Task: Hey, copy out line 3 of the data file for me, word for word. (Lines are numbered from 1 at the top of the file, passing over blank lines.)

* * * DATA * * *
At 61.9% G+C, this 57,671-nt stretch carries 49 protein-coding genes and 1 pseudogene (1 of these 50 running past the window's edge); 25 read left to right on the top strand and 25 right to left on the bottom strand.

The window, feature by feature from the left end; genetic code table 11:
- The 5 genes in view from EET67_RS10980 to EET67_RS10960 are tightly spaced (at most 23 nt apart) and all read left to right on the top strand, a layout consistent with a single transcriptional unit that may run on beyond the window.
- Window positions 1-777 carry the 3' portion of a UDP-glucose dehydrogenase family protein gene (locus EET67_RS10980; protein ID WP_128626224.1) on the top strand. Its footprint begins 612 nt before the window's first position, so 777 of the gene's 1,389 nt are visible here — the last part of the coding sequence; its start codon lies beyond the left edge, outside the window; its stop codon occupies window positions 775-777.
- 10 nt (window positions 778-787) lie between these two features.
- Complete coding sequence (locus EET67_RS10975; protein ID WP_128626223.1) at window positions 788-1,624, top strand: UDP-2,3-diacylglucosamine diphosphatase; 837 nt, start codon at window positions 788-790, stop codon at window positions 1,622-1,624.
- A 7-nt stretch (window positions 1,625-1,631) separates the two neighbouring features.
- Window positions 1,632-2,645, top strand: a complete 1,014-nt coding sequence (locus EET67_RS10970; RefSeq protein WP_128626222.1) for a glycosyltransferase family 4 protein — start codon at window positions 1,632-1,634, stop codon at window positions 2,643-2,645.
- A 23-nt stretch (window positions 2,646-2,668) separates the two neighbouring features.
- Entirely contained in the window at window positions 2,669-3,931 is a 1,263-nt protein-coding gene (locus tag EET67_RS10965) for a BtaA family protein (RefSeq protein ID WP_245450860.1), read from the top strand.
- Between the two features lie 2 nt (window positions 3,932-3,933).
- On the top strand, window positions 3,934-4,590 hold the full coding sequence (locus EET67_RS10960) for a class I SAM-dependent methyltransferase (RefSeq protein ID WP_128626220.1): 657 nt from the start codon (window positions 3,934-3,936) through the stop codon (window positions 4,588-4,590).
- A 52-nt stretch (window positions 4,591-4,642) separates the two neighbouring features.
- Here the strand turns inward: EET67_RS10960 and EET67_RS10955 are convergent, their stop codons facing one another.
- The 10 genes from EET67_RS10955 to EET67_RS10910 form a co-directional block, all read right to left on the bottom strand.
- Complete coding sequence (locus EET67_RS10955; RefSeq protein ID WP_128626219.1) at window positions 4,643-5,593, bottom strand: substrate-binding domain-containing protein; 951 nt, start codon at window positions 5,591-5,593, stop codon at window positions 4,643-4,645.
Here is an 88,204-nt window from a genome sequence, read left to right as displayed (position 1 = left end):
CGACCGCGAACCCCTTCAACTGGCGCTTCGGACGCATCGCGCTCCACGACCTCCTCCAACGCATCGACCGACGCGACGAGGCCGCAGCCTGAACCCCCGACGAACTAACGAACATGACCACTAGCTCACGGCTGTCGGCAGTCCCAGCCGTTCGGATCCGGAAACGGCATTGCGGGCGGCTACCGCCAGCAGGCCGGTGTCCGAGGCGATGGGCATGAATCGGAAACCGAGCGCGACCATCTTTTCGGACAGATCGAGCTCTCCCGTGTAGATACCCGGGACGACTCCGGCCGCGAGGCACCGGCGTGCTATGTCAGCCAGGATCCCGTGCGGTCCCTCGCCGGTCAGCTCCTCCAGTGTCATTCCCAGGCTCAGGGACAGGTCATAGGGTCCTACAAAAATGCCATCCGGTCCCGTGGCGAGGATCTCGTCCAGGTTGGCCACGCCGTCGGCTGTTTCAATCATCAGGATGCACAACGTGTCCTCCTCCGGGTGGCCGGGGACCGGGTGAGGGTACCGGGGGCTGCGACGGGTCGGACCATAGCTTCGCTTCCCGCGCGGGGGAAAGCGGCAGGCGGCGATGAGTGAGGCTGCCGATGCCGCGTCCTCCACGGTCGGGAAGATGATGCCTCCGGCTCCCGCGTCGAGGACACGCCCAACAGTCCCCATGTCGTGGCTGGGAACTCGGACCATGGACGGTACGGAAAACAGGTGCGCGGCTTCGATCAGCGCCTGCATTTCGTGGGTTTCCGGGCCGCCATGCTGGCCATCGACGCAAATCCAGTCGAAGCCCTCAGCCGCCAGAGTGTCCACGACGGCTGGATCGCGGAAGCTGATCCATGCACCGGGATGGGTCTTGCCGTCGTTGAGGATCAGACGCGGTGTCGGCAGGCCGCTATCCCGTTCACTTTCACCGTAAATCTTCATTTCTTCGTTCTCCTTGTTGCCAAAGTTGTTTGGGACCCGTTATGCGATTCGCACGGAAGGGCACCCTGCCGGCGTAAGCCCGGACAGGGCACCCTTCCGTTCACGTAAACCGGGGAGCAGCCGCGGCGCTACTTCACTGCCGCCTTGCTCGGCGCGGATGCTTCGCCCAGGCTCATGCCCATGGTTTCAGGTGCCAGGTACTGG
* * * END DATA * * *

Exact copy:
- The 5 genes in view from EET67_RS10980 to EET67_RS10960 are tightly spaced (at most 23 nt apart) and all read left to right on the top strand, a layout consistent with a single transcriptional unit that may run on beyond the window.